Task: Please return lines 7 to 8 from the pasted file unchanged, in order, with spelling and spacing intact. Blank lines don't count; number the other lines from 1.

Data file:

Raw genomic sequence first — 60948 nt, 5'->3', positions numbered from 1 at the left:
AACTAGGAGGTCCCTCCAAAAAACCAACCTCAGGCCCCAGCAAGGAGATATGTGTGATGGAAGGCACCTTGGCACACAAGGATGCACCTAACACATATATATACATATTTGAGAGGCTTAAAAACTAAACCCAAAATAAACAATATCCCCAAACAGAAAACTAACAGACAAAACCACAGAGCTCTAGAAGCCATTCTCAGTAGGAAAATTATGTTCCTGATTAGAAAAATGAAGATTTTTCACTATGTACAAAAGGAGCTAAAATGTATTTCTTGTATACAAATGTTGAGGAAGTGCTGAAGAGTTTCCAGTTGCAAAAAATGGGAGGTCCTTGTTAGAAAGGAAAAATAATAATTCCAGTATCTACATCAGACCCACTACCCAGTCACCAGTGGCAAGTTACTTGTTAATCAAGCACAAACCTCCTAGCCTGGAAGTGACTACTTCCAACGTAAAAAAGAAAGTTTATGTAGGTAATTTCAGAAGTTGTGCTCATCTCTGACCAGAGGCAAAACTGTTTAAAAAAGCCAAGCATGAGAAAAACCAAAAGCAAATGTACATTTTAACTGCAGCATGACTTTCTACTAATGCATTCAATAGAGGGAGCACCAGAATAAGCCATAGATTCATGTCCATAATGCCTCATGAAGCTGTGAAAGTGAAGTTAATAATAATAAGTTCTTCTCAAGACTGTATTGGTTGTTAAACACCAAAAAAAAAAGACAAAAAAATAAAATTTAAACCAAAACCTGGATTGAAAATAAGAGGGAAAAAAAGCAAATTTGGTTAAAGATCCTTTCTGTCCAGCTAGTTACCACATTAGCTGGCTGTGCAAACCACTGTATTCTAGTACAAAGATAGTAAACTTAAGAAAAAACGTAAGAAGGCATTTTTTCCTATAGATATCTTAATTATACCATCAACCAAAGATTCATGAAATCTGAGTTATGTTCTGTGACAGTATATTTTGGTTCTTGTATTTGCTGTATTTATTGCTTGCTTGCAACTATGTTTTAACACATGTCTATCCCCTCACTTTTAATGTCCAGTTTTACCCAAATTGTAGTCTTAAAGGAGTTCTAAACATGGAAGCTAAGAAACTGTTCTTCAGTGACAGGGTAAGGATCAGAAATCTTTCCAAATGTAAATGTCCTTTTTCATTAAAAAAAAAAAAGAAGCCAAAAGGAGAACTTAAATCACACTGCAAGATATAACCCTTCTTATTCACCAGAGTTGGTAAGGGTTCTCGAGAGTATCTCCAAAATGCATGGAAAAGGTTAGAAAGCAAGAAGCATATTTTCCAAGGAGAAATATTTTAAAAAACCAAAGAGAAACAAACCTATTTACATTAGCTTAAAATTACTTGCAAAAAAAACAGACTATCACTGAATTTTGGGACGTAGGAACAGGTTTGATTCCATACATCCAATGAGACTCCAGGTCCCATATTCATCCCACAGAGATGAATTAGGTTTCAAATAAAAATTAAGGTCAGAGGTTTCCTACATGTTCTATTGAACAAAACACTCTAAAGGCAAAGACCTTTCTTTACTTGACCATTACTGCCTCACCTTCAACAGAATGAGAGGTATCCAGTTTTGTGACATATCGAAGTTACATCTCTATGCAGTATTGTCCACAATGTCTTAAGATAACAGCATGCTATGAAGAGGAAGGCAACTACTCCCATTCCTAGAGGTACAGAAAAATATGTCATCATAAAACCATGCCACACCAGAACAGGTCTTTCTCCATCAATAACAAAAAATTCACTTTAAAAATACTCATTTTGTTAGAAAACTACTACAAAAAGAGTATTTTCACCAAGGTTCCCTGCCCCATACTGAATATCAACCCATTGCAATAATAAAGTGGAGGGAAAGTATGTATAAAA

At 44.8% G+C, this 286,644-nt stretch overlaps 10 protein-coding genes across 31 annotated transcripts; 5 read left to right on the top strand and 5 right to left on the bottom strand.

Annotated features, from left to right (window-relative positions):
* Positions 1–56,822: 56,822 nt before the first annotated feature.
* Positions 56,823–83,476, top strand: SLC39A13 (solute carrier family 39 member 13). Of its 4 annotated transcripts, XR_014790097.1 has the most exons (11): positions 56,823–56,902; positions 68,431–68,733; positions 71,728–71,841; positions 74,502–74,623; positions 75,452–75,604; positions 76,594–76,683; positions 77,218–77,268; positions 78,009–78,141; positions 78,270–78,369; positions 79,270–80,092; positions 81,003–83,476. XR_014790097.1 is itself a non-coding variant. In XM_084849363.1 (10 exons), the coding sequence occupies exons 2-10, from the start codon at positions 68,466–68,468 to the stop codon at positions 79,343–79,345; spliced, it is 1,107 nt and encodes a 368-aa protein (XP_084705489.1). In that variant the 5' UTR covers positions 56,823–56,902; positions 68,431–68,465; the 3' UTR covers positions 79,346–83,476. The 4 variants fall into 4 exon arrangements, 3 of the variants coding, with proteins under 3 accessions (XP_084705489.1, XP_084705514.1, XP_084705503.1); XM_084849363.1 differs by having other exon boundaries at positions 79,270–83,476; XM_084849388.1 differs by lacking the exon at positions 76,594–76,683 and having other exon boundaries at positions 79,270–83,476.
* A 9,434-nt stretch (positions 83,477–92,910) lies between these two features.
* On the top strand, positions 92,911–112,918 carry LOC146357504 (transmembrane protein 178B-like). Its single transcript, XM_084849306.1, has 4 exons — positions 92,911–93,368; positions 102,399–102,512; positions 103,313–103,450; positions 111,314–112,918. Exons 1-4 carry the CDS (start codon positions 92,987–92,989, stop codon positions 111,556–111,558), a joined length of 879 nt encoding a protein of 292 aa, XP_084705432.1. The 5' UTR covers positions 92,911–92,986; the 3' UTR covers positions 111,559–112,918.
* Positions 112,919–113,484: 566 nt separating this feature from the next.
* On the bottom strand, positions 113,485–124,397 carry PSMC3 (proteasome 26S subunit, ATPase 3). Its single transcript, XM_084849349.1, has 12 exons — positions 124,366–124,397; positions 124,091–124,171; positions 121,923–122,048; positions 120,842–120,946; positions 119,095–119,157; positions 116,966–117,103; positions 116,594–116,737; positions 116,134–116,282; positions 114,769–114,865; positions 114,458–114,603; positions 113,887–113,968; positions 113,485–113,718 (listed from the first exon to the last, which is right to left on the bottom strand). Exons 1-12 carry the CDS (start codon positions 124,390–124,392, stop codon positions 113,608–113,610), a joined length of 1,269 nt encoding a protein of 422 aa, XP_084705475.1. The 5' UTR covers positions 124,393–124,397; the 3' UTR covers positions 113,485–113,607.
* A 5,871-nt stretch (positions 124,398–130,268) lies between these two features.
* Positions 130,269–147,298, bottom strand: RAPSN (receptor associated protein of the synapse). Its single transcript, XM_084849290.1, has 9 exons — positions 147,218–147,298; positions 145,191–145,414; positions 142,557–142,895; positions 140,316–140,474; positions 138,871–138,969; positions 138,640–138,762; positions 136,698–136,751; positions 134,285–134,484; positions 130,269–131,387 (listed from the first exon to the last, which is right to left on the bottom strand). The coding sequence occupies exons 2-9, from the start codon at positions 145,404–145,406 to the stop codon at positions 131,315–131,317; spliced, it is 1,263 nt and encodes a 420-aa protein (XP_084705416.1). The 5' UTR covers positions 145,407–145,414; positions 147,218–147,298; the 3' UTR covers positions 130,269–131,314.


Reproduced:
* A 9,434-nt stretch (positions 83,477–92,910) lies between these two features.
* On the top strand, positions 92,911–112,918 carry LOC146357504 (transmembrane protein 178B-like). Its single transcript, XM_084849306.1, has 4 exons — positions 92,911–93,368; positions 102,399–102,512; positions 103,313–103,450; positions 111,314–112,918. Exons 1-4 carry the CDS (start codon positions 92,987–92,989, stop codon positions 111,556–111,558), a joined length of 879 nt encoding a protein of 292 aa, XP_084705432.1. The 5' UTR covers positions 92,911–92,986; the 3' UTR covers positions 111,559–112,918.